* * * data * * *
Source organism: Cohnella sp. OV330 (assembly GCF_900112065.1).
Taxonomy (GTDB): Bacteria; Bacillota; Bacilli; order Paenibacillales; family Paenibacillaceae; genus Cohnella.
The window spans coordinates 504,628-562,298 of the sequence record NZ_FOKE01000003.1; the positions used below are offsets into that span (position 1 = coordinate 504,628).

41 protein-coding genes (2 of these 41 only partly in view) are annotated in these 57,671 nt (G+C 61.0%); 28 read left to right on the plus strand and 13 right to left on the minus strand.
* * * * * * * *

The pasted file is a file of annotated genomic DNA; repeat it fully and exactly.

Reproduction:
Source organism: Cohnella sp. OV330 (assembly GCF_900112065.1).
Taxonomy (GTDB): Bacteria; Bacillota; Bacilli; order Paenibacillales; family Paenibacillaceae; genus Cohnella.
The window spans coordinates 504,628-562,298 of the sequence record NZ_FOKE01000003.1; the positions used below are offsets into that span (position 1 = coordinate 504,628).

41 protein-coding genes (2 of these 41 only partly in view) are annotated in these 57,671 nt (G+C 61.0%); 28 read left to right on the plus strand and 13 right to left on the minus strand.